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FFmpeg Announces High-Performance VP8 Decoder

Soulskill posted more than 4 years ago | from the harder-better-faster-stronger dept.

Google 80

An anonymous reader writes "Three FFmpeg developers — Ronald Bultje, David Conrad, and x264 developer Jason Garrett-Glaser — have written the first independent, free implementation of a VP8 video decoder. Benchmarks show that it's as much as 65% faster than Google's official libvpx. The announcement also gives a taste of what went into the development process, as well as the optimization techniques used. Currently it's only fully optimized on x86, but ARM and PowerPC optimizations are next in line for development."

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Spec' Writing Course (5, Interesting)

Manip (656104) | more than 4 years ago | (#33012944)

As someone who spends most of their work day implementing someone else's specifications I know exactly where they are coming from. I honestly cannot tell if people are bad at writing spec's because they're simply lazy or if they need to be trained to document their file formats completely.

When I think back to my University days we never really learned how to write a specification and wonder if that wouldn't be a course worth teaching. Perhaps you get the students to write a program that outputs a set of complex information into a format, and then get them to write an end to end specification to both read and write that format.

My favourite moments are when you realise that the current implementation not only doesn't follow the spec' but directly contracts it (e.g. A "bool" that can be TRUE, FALSE, "", "null", or "nan").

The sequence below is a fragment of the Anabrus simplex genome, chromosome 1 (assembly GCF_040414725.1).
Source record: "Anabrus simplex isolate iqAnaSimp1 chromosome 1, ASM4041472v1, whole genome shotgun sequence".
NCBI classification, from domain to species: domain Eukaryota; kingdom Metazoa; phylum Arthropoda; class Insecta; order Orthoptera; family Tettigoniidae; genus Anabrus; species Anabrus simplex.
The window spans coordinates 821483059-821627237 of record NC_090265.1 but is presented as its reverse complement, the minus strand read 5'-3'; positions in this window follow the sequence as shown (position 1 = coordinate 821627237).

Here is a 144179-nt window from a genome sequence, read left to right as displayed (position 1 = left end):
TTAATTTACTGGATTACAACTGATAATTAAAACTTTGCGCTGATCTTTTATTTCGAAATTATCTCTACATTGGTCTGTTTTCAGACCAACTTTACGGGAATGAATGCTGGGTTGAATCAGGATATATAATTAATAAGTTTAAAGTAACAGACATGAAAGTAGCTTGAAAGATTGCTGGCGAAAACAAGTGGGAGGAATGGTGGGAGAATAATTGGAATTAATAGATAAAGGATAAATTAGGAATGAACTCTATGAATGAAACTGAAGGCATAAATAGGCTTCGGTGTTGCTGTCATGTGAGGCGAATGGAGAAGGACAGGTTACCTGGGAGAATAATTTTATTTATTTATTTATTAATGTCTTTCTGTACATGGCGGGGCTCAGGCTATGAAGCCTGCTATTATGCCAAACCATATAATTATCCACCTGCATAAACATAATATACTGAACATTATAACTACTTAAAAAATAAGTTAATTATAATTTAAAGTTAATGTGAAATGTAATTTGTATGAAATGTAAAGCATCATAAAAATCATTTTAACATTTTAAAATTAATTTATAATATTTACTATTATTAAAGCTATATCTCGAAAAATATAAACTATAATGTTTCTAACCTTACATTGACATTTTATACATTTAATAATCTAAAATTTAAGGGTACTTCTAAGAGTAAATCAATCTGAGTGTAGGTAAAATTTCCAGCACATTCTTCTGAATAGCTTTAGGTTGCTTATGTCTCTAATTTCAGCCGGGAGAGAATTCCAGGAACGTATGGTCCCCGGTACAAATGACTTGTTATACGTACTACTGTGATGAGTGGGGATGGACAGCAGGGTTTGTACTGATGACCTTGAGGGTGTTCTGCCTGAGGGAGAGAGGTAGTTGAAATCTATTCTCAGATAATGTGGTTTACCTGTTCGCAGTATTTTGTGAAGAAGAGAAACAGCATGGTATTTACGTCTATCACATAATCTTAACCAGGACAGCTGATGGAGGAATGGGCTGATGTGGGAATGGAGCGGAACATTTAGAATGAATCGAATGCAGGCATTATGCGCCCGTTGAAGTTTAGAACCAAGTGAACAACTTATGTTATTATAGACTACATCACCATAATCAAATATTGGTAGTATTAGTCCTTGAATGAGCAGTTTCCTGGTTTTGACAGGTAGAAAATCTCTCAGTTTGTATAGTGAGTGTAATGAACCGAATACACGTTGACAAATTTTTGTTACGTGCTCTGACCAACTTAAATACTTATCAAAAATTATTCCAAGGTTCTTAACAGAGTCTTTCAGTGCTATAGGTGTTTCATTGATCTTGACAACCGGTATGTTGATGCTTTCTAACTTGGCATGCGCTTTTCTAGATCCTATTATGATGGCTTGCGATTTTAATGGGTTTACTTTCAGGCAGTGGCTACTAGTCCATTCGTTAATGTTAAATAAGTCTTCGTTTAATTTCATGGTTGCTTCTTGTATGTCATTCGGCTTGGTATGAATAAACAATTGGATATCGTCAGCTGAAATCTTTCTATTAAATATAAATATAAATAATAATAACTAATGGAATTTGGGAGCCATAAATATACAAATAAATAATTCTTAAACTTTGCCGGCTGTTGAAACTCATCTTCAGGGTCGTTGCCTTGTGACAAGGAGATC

Re:Spec' Writing Course (1, Informative)

Anonymous Coward | more than 4 years ago | (#33013064)

e.g. A "bool" that can be TRUE, FALSE, "", "null", or "nan"

Well since TRUE and FALSE are uppercase (meaning preprocessor definitions/value constants) it's obvious that "bool" was not meant to be a unique type in this hypothetical language, and instead was a typedef for an integer type. Nothing a coding standard can't rectify.

How interesting (-1, Flamebait)

Anonymous Coward | more than 4 years ago | (#33013266)

So FFMPEG released a new VP8 decoder. That's great. I just released a gusher of semen into your mom.

Re:How interesting (-1, Troll)

Anonymous Coward | more than 4 years ago | (#33013774)

I just released an obama.

Code is specification. (0)

Anonymous Coward | more than 4 years ago | (#33013150)

You can't write a specification in a natural language like English. You can try, of course, and you can get pretty close, but there will always be ambiguities, and there were always be missing details.

The only way to fully specify software is to implement it. In doing so, you are specifying exact behavior not for other humans to interpret, but for a computer. A computer cannot handle ambiguities.

Re:Code is specification. (5, Informative)

Anonymous Coward | more than 4 years ago | (#33013302)

One of the best ways I have seen to avoid that kind of ambiguities is in the PNG specification. (rfc2083)
By not only explaining how something should be done but also expressing the reasoning to why this method has been chosen the person implementing the specification can follow the same reasoning and in the cases where the "how" not is specific enough the "why" will make it evident.
One of the worst ways is probably rfc1034 with it's many "I think it should be done this way but I refuse to say if it is important or why I have chosen this method. Here is some pseudocode in a language that I just invented."

Re:Code is specification. (2, Insightful)

willy_me (212994) | more than 4 years ago | (#33014628)

By not only explaining how something should be done but also expressing the reasoning to why this method has been chosen

Yes - a truly excellent thing to do. They should do the same thing with laws - define the law as they currently do but also provide a justification for the law. That way the law can be challenged in the future when the justification no longer holds. In addition, no one will ever misinterpret the meaning of a law and use it for purposes for which it was not designed.